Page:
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Book | © Dean Hochman/Flickr
Book | © Dean Hochman/Flickr
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What They're Reading in the United States in Fall 2017

Picture of JW McCormack
Updated: 6 September 2017
Fall means last trips to the beach, lengthening shadows, and something to read indoors while the leaves change outside. Below are some recent releases worth catching up on, whether your taste runs to short stories or novels. Running the gamut from mystically-charged horror to realism, these books channel the present moment while alternating between politically-charged ambivalence, romantic yearning, and revelation.

Sour Heart by Jenny Zhang

Jenny Zhang’s work for Rookie, Harper’s and The New York Times Magazine has been rapturously received, and her first collection of short fiction, Sour Heart, is the first release from Lena Dunham’s new publishing imprint. These seven stories are like nothing else, taking place in contemporary Queens and 1960s China, chronicling the American experience through its immigrants, finding humor in the bleakest corners and attaining transcendence through empathy, sex, and karaoke.

Courtesy Lenny/Random House
Courtesy Lenny/Random House

Eastman Was Here by Alex Gilvarry

His life in ruins, a washed-up writer with a more-than-passing resemblance to Norman Mailer impulsively accepts an assignment in Vietnam in order to drum up sympathy from his recently-estranged wife and the circle of New York literati he terrorizes in Eastman Was Here. Alex Gilvarry’s black humor, ludicrously explicit page-turner brings Alan Eastman’s 1970s zeitgeist to life, and it is impossible to look away from his larger-than-life hero as he moves from one self-made catastrophe to another.

Courtesy Viking
Courtesy Viking

The Changeling by Victor LaValle

Victor LaValle injects horror with wonder and the everyday with uncanny menace. In The Changeling, LaValle is on top of his game, unfolding the story of a father whose search for his vanished family takes him to graveyards, islands, and forests in a quest descended from fairytales but pregnant with all the anxieties of contemporary life.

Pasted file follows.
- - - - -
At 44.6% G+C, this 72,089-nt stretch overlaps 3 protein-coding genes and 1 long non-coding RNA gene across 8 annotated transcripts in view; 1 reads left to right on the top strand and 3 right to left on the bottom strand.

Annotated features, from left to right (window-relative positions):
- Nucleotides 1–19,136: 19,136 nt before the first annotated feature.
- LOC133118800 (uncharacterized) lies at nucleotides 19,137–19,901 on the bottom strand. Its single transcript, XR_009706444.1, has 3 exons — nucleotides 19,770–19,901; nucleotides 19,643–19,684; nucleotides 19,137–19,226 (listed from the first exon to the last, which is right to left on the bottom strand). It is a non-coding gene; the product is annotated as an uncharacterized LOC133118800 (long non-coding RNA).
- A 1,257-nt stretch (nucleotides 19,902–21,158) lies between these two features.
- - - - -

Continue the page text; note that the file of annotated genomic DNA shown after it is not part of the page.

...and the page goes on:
Courtesy Spiegel & Grau
Courtesy Spiegel & Grau

Goodbye, Vitamin by Rachel Khong

Written as a diary, Rachel Khong’s Goodbye, Vitamin is a novel of delayed adulthood, as 30-year-old Ruth returns to her family and her Alzheimer’s-afflicted father to meditate on her broken and engagement and heal her own wounds, only to discover complications stemming from painful histories both personal and perennial.

Courtesy Henry Holt
Courtesy Henry Holt

Moving Kings by Joshua Cohen

Moving Kings is Joshua Cohen’s follow-up to the acclaimed Book of Numbers. In his new book, two Israeli veterans decamp to New York to begin working with a moving company. They soon find themselves engaged in a new war, one fought between their Republican employer, angry tenants and a vengeful homeowner whose tactics are not dissimilar from the Middle Eastern warfare they had hoped to leave behind.

Courtesy Random House
Courtesy Random House

Sing, Unburied, Sing by Jesmyn Ward

National Book Award-winner Jesmyn Ward has written a new kind of southern novel in Sing, Unburied, Sing, as a Mississippi family battles illness and addiction while undertaking a journey to the State Penitentiary. On the way, Ward invokes the South’s rural past and racially-charged present, bringing Biblical implications to this powerful vision of the powder keg that is modern Americana.

Courtesy Scribner
Courtesy Scribner

New People by Danzy Senna

Set in the last days of the 20th-century, New People by Danzy Senna follows Maria and Khalil, two graduates newly arrived in Brooklyn, where they navigate bohemia, the dot-com boom, and Maria struggles to complete a dissertation about the Jonestown massacre. When they become subjects of a documentary and Maria finds herself fixated on a poet acquaintance, questions of race and privilege come to the surface, making for a darkly comic novel that brings recent history to bear on the present.

Courtesy Riverhead
Courtesy Riverhead

The Windfall by Diksha Basu

Modern India is the subject of Diksha Basu’s debut novel The Windfall, as the housing complex-dwelling Jha family find themselves unexpectedly rich and facing a legion of new problems, from their son, who is attending business school in the U.S., to their richly drawn new neighbors on the wealthy side of New Dehli. Basu is a brilliant stylist and the warmth of her novel permeates a well-observed portrait of class differences and varied definitions of success.

Courtesy Crown/Random House
Courtesy Crown/Random House